Facebooks Like Buttons Will Soon Track Your Web Browsing to Target Ads

Facebook’s ad targeting algorithms are about to get a new firehose of valuable and controversial personal data. The millions of “Like” and “Share” buttons that publishers have added to their pages and apps will start funneling data on people’s browsing habits into the ad targeting systems.
After the change, the types of sites you visit could be used to tune ads shown to you inside Facebook’s social networking service, its photo-sharing service Instagram, and mobile apps that use Facebook’s ad network.
Facebook first offered the Like button to publishers in 2010 as a way to help people tell friends and the company what was interesting. The buttons take the form of a snippet of code to be added to a page. That code directs a person’s browser to contact Facebook’s servers, allowing them to know the page you’re visiting, and to see the “cookie” files that Facebook pushes to its users’ browsers to identify them.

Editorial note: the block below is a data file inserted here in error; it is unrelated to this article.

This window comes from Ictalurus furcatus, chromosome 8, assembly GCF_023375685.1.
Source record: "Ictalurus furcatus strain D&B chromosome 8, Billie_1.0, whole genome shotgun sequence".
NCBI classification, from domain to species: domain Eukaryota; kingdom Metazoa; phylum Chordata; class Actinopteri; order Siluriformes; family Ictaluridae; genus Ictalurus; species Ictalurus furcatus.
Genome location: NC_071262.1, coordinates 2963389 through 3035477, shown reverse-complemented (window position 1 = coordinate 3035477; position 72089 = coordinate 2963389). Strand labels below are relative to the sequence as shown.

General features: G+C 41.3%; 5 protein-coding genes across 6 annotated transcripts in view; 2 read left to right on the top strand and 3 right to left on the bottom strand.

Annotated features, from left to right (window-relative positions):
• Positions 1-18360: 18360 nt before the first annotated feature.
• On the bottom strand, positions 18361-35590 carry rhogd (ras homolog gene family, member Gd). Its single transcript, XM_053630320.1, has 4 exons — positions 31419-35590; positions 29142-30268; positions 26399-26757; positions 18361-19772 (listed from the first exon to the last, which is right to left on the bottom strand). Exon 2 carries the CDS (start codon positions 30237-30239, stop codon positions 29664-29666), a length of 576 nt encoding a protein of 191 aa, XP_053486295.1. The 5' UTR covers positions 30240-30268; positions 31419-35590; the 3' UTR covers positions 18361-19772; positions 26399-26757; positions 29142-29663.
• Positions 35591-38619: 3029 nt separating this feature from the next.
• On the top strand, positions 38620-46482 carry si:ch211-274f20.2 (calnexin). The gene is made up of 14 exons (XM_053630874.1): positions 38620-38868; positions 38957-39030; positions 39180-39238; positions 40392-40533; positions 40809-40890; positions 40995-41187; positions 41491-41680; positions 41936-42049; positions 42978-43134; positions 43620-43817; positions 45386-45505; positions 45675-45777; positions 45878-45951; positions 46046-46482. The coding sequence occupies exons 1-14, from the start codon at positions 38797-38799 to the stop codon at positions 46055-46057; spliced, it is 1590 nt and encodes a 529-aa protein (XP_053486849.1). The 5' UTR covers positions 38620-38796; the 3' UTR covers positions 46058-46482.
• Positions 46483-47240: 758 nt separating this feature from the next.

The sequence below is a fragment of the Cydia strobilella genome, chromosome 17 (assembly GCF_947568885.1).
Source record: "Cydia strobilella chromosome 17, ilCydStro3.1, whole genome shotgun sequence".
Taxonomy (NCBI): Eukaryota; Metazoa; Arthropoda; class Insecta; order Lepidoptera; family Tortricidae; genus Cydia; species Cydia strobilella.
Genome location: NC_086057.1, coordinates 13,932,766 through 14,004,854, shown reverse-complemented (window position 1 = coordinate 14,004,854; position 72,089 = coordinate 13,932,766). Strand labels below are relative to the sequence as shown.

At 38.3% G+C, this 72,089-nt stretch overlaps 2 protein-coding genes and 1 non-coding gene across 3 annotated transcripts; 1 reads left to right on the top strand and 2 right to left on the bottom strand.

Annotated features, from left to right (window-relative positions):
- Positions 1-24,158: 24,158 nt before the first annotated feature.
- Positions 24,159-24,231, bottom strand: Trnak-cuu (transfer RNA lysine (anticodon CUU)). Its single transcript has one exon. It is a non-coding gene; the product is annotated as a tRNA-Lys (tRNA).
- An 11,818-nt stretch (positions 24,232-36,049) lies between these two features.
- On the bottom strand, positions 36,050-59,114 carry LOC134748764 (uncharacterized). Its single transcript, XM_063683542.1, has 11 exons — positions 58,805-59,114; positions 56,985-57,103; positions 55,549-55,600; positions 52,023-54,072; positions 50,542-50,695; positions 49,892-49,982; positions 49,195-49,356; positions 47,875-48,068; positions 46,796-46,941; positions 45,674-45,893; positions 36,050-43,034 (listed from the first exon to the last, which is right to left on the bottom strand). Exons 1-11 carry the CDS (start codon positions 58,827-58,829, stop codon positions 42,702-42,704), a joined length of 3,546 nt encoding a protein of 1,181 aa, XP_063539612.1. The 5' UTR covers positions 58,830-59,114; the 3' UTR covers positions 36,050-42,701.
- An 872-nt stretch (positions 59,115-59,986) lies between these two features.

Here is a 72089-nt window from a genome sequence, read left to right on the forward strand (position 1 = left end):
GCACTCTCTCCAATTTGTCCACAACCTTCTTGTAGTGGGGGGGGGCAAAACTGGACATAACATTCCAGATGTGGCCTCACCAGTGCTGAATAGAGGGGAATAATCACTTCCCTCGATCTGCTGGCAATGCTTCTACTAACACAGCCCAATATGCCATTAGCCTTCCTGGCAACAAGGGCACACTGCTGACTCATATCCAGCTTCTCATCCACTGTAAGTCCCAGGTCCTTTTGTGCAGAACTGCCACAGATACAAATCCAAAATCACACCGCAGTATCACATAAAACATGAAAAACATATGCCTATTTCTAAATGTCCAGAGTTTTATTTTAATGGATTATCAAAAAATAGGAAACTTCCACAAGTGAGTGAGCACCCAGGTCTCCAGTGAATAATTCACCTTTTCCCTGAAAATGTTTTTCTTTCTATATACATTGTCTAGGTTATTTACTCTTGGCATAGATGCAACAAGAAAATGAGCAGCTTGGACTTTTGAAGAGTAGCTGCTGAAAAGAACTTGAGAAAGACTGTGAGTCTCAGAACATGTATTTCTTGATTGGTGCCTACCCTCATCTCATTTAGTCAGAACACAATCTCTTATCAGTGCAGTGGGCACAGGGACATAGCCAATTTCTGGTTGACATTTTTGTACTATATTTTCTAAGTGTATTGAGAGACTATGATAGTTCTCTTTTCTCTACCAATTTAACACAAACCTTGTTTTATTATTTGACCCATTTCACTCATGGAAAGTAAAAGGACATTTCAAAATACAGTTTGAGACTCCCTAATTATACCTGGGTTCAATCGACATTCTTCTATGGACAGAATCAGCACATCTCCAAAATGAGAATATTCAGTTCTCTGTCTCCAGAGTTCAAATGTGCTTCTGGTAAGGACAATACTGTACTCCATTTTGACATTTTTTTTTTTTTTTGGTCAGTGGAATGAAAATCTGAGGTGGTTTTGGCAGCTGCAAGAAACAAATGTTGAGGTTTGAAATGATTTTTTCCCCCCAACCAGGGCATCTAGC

The fact that Facebook offers to track people’s Web browsing has long concerned privacy campaign groups. Not long after the Like button’s launch in 2010, the Electronic Frontier Foundation and other organizations wrote an open letter to Facebook CEO Mark Zuckerberg that asked him to set the buttons to only collect data if someone clicked on one.
Facebook continued to let its buttons log data, and finally said in 2014 that it would “soon” use it to target ads. The company said in a blog post Tuesday that it will now officially start. The post also announced a new privacy setting that lets you opt out of seeing ads targeted based on data collected on your online activity.